Who will save the great Philadelphia diner?

We've watched our classics wither over the last few years as, one by one, the Mayfair, Country Club, and Melrose were gobbled up like old croquettes into the maw of mediocrity that is the Michael's Diner chain.

So what would become of Silk City in Northern Liberties? It was sold in the spring of 2006 to Mark Bee, the plumber-turned-gastropublican owner of one of my personal favorites, N. 3rd. So already there was hope. But, of course, Silk City has always been a different kind of diner from those other time-capsule chestnuts. In its heyday, in the mid-'90s, it was the great neo-diner update, a funky spot that combined homemade comfort food with a hipster aesthetic, and a dance lounge on the side that was once the nexus of Philly's DJ scene.

But Silk City had visibly declined over the last half-decade, with spotty cooking, occasionally surly service, and a layer of filth that, according to Bee, had preserved the diner's disco ball and quilted metal walls beneath a solid lacquer of grease.

With a lot of cleaning, some edgy new mosaic murals, and plenty of Day-Glo-painted black velvet, Bee has once again given Silk City a pulse. Although it only still beats at dinner (forsaking a true diner's breakfast-lunch DNA), the pink-and-gray-tiled diner car radiates a warm red glow through its stainless steel-framed windows. And the energy swells into the night, when the lower-level nightclub rolls to the beats of legendary MCs like King Britt with Back 2 Basics. I can only imagine the merriment if Bee opens his planned backyard beer garden here next spring.

As for the food, well, Silk City's revolving-door kitchen may only just be starting to find its groove. "What's old is new again" reads the illuminated chalkboard beside the pink Formica counter. Nice sentiment, except this kitchen seems to be "new again" every few weeks.

It got off to a solid start in June under Peter Dunmire, who essentially extended the New American comforts he'd mastered over at N. 3rd, with some killer wings-by-the-pound, a hot roast beef sandwich, and addictive chocolate-banana bread pudding. But when Dunmire returned in September to restabilize a wobbling N. 3rd, his Silk City successor, David Katz, set off an insurgency in the dining room and kitchen.

I'm all in favor of serious culinary ambition at this diner - but this transition simply bristled. Katz is a talented fine-dining chef (formerly at M), but his menu was too small and too sudden for the diner. The previously expansive and hearty selections were pared down to a few tasty but precious plates, like seared scallops with green tomato marmalade. The retro thin burger was served with one set of toppings and an edict from the chef (conveyed by our clearly frustrated waitress): No Substitutions.

"I had 90 tables walk out in a week," says Bee, who suddenly found himself breaking up near fisticuffs in the kitchen between remnants of his old and new crews.

So it was back to chicken wings-by-the-pound on Oct. 1 with a brand-new chef, Matt Ball, formerly of Deuce. He has largely taken his cues from Dunmire's earlier menu - and those plump and crispy wings, glazed in a buttery hot sauce that tickles your nose with vinegary heat, are worth the encore. But Ball has also added his own nice twists.

His "ultimate BLT" is exactly the kind of comfort-food upgrade that Silk City needs - true in spirit to classic Americana, but amplified by a clever touch and better ingredients. From the boar bacon and rustic bread to the layer of fried green tomatoes with spicy sriracha mayonnaise, every element recalls the original but delivers a deeper, more savory resonance.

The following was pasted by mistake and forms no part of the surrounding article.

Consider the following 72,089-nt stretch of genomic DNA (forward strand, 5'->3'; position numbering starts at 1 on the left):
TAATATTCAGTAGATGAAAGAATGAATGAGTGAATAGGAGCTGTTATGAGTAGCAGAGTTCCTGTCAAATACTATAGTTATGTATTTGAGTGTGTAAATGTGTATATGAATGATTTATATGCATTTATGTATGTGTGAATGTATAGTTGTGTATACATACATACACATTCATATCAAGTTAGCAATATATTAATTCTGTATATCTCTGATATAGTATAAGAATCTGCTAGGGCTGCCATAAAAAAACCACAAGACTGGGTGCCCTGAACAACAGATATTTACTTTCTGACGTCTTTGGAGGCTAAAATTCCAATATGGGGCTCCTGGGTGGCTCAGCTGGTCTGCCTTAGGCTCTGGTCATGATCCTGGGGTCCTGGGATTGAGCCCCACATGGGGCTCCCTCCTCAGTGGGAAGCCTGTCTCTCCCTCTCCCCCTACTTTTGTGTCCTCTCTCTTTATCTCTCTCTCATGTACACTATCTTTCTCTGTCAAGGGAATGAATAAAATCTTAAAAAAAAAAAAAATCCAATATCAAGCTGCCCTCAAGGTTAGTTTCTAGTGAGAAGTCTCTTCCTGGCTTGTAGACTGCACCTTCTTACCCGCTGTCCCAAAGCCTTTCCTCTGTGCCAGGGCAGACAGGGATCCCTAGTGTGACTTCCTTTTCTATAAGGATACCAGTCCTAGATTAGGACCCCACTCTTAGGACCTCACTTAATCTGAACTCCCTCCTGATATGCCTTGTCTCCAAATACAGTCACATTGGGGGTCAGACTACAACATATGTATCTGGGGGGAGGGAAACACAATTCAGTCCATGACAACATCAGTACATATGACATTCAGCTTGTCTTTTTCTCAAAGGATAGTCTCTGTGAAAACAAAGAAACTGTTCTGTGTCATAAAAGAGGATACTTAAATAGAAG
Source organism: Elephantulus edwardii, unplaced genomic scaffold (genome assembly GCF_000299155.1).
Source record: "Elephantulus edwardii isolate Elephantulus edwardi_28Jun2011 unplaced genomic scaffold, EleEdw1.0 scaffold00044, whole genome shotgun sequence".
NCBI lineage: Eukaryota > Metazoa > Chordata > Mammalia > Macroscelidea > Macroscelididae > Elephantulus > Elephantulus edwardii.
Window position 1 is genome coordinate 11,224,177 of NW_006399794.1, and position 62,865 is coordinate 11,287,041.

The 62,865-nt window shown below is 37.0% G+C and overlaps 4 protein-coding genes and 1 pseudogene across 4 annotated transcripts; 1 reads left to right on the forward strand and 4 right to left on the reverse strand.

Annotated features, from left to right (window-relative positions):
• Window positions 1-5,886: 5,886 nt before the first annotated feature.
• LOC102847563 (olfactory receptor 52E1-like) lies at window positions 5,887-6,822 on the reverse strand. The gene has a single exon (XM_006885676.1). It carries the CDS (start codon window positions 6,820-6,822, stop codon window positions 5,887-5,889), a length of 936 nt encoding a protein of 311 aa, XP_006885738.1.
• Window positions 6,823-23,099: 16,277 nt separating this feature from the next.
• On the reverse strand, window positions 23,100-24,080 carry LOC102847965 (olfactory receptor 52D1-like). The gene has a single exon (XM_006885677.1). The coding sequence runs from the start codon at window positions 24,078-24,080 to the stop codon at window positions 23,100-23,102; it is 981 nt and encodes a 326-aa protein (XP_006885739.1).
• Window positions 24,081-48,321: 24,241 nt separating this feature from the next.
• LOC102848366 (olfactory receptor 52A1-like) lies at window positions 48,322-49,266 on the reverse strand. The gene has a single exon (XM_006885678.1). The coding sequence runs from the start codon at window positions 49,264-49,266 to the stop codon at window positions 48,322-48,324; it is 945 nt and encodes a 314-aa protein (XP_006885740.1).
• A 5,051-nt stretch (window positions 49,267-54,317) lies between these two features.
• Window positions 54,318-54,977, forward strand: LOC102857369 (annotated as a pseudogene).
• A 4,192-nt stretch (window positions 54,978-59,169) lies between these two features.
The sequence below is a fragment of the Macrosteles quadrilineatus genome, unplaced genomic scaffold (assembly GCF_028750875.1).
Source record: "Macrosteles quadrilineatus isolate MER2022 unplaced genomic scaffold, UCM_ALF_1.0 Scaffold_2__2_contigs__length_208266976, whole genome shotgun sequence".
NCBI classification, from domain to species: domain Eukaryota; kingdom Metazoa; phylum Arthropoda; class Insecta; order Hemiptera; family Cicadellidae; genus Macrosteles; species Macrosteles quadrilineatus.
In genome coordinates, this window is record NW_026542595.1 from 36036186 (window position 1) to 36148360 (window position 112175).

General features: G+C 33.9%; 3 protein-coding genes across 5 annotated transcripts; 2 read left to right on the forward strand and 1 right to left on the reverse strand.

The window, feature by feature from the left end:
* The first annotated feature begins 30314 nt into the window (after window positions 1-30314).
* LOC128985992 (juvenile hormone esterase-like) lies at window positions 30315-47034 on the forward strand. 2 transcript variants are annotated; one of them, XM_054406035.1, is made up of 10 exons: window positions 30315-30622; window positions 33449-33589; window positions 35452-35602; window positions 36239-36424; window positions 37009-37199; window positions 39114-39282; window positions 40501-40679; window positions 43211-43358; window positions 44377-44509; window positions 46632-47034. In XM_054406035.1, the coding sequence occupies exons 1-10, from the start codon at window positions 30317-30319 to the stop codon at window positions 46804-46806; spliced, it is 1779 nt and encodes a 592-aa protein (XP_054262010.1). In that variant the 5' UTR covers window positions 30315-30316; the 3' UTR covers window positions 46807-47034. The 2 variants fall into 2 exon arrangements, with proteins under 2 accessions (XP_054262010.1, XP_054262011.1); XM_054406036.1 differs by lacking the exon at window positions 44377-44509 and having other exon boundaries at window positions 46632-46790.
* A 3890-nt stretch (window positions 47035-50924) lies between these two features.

Silk City's best dishes are the starters, like the quesadillas stuffed with tender pulled BBQ pork and crunchy pickles(!), empanadas stuffed with chipotle-braised chicken, heartily spiced chili, and excellent calamari and rock shrimp fried in a cornmeal crust. The Thai-styled baby back ribs were also great, slicked with a sweet chile sauce and peanuts.

Less successful were the too-sweet coconut fried shrimp. The Buffalo chicken salad brought strips of meat so fried, they were nearly black.

The buttermilk fried chicken entree was more appealing, posed over mashed potatoes and sauteed spinach, though the jalapeno-honey corn bread stole the plate. As a whole, though, the entrees were less inspired.

The meat loaf was decent, but it was just meat loaf. The thick burger was a clear improvement over its skinny predecessor, but it wasn't ballad-worthy. The Thai shrimp over Himalayan red rice was a lively stab at some non-diner flavors, its coconut milk sauce flickering with curry heat. But the promising Shanghai-braised short rib lost its grip on exotic seasonings with far too much wasabi in the mashed potatoes, and a salty finish.

The much-talked-about hot beef and Gruyere sandwich was also a slightly dry and chewy letdown. I'd choose the BLT as Silk City's official new poster sandwich.

It already has a few catchy desserts worth sticking around for: the amazingly moist and deeply flavored chocolate-banana bread pudding; the brulee-topped Key lime pie streaked with pomegranate; a throwback root beer float that geysers up when you pour the bottle of Hank's on.

My surprise favorite, though, was the cannoli piped with Butterfinger ricotta cheesecake filling. Sure, it's a sacrilegious candy-bar twist on a Philadelphia institution. But in a desperate time for diners, a little fluff of peanut-butter comfort could do us good.

On December 9, restaurant critic Craig LaBan reviews City Grange at the Westin Hotel in Center City. Contact him at claban@phillynews.com.